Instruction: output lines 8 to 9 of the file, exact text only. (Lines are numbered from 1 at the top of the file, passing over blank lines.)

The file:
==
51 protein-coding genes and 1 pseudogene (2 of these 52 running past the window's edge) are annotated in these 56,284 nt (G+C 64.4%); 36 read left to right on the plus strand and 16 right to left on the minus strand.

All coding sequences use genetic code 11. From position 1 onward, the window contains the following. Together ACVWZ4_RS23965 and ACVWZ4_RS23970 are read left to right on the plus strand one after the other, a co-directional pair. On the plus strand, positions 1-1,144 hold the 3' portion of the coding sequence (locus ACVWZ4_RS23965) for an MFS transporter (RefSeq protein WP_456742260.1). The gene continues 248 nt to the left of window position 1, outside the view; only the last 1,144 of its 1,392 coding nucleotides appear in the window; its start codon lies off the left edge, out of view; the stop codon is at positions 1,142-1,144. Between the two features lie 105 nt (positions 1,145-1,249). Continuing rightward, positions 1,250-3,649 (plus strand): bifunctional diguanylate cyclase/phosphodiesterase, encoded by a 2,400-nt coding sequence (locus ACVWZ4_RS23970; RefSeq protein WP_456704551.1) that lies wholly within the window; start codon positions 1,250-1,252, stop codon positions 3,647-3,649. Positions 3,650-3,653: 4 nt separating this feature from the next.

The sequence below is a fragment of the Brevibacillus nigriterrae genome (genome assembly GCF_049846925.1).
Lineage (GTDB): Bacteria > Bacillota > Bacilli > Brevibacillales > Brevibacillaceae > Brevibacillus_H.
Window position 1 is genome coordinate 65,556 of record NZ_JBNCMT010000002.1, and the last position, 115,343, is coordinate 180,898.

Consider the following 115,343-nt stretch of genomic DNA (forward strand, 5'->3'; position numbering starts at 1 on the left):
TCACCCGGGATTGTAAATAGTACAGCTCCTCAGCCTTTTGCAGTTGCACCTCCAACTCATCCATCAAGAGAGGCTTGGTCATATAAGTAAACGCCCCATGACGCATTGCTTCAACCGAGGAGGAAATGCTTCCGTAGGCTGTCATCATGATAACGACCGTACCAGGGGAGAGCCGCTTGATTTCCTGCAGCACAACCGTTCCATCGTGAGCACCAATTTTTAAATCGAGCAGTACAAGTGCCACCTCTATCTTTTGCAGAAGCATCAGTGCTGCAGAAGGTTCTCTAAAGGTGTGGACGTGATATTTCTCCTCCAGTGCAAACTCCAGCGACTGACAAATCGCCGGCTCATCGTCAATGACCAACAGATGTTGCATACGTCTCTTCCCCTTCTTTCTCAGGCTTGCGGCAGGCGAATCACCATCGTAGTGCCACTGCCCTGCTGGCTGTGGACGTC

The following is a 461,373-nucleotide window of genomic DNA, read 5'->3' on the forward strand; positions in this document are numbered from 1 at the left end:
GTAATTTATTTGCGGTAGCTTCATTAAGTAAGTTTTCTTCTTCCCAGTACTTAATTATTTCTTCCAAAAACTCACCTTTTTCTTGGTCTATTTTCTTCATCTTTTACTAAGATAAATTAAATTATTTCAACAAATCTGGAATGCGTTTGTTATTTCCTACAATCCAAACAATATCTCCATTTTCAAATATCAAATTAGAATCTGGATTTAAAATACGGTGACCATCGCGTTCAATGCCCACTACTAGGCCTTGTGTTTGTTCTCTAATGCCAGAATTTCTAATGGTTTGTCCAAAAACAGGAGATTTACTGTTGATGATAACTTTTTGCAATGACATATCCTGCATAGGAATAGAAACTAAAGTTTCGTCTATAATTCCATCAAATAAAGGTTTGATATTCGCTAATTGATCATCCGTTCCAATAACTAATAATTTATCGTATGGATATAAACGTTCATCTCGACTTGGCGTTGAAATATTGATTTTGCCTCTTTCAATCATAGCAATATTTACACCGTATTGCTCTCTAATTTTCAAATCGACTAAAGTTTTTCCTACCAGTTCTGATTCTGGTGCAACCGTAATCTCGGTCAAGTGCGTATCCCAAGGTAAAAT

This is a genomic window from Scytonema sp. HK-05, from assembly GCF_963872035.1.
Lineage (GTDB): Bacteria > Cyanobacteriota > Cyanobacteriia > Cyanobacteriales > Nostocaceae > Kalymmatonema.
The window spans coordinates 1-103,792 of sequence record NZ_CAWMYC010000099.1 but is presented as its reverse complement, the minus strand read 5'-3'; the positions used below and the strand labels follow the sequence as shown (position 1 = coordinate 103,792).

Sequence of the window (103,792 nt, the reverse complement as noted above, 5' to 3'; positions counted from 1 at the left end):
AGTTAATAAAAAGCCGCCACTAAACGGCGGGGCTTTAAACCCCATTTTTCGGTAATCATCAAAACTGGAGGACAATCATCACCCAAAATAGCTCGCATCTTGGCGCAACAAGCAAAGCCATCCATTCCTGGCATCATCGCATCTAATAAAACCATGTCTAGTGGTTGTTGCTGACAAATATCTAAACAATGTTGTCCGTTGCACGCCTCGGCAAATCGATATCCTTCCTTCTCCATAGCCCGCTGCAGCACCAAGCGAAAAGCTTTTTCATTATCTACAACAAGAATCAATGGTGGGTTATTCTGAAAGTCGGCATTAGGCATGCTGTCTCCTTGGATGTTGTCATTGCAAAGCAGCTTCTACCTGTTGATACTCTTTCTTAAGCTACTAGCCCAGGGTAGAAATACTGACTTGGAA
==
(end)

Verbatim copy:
The following is a 461,373-nucleotide window of genomic DNA, read 5'->3' on the forward strand; positions in this document are numbered from 1 at the left end:
GTAATTTATTTGCGGTAGCTTCATTAAGTAAGTTTTCTTCTTCCCAGTACTTAATTATTTCTTCCAAAAACTCACCTTTTTCTTGGTCTATTTTCTTCATCTTTTACTAAGATAAATTAAATTATTTCAACAAATCTGGAATGCGTTTGTTATTTCCTACAATCCAAACAATATCTCCATTTTCAAATATCAAATTAGAATCTGGATTTAAAATACGGTGACCATCGCGTTCAATGCCCACTACTAGGCCTTGTGTTTGTTCTCTAATGCCAGAATTTCTAATGGTTTGTCCAAAAACAGGAGATTTACTGTTGATGATAACTTTTTGCAATGACATATCCTGCATAGGAATAGAAACTAAAGTTTCGTCTATAATTCCATCAAATAAAGGTTTGATATTCGCTAATTGATCATCCGTTCCAATAACTAATAATTTATCGTATGGATATAAACGTTCATCTCGACTTGGCGTTGAAATATTGATTTTGCCTCTTTCAATCATAGCAATATTTACACCGTATTGCTCTCTAATTTTCAAATCGACTAAAGTTTTTCCTACCAGTTCTGATTCTGGTGCAACCGTAATCTCGGTCAAGTGCGTATCCCAAGGTAAAAT